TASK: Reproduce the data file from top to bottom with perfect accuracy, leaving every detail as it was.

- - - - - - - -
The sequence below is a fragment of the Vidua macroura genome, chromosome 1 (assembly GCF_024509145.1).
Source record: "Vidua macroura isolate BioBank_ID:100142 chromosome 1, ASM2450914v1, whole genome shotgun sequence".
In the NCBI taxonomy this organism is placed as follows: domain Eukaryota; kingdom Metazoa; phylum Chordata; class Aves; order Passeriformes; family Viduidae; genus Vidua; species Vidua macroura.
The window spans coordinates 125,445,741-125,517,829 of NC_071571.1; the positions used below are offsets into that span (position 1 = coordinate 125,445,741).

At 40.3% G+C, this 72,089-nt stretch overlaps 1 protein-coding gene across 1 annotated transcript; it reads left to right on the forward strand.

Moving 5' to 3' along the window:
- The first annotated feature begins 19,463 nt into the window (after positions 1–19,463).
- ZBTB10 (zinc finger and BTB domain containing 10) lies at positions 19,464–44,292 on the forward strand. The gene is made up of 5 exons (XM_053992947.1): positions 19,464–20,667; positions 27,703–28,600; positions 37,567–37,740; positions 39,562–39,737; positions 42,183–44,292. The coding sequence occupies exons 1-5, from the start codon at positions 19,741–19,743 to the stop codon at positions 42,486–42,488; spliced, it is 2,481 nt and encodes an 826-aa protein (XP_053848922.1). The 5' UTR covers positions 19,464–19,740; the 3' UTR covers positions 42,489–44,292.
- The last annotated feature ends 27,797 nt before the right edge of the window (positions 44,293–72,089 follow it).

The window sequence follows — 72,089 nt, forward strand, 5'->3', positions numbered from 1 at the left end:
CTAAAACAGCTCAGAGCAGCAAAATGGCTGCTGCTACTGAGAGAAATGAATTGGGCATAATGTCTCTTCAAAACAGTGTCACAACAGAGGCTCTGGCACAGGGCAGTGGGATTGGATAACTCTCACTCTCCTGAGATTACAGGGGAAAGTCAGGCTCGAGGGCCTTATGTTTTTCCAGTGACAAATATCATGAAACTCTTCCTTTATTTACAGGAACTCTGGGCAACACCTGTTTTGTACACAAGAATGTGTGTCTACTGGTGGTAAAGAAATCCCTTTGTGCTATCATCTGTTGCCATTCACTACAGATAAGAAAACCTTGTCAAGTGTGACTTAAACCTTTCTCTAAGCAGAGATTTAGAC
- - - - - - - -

The sequence below is a fragment of the Vidua macroura genome, chromosome 1 (assembly GCF_024509145.1).
Source record: "Vidua macroura isolate BioBank_ID:100142 chromosome 1, ASM2450914v1, whole genome shotgun sequence".
In the NCBI taxonomy this organism is placed as follows: domain Eukaryota; kingdom Metazoa; phylum Chordata; class Aves; order Passeriformes; family Viduidae; genus Vidua; species Vidua macroura.
The window spans coordinates 125,445,741-125,517,829 of NC_071571.1; the positions used below are offsets into that span (position 1 = coordinate 125,445,741).

At 40.3% G+C, this 72,089-nt stretch overlaps 1 protein-coding gene across 1 annotated transcript; it reads left to right on the forward strand.

Moving 5' to 3' along the window:
- The first annotated feature begins 19,463 nt into the window (after positions 1–19,463).
- ZBTB10 (zinc finger and BTB domain containing 10) lies at positions 19,464–44,292 on the forward strand. The gene is made up of 5 exons (XM_053992947.1): positions 19,464–20,667; positions 27,703–28,600; positions 37,567–37,740; positions 39,562–39,737; positions 42,183–44,292. The coding sequence occupies exons 1-5, from the start codon at positions 19,741–19,743 to the stop codon at positions 42,486–42,488; spliced, it is 2,481 nt and encodes an 826-aa protein (XP_053848922.1). The 5' UTR covers positions 19,464–19,740; the 3' UTR covers positions 42,489–44,292.
- The last annotated feature ends 27,797 nt before the right edge of the window (positions 44,293–72,089 follow it).

The window sequence follows — 72,089 nt, forward strand, 5'->3', positions numbered from 1 at the left end:
CTAAAACAGCTCAGAGCAGCAAAATGGCTGCTGCTACTGAGAGAAATGAATTGGGCATAATGTCTCTTCAAAACAGTGTCACAACAGAGGCTCTGGCACAGGGCAGTGGGATTGGATAACTCTCACTCTCCTGAGATTACAGGGGAAAGTCAGGCTCGAGGGCCTTATGTTTTTCCAGTGACAAATATCATGAAACTCTTCCTTTATTTACAGGAACTCTGGGCAACACCTGTTTTGTACACAAGAATGTGTGTCTACTGGTGGTAAAGAAATCCCTTTGTGCTATCATCTGTTGCCATTCACTACAGATAAGAAAACCTTGTCAAGTGTGACTTAAACCTTTCTCTAAGCAGAGATTTAGAC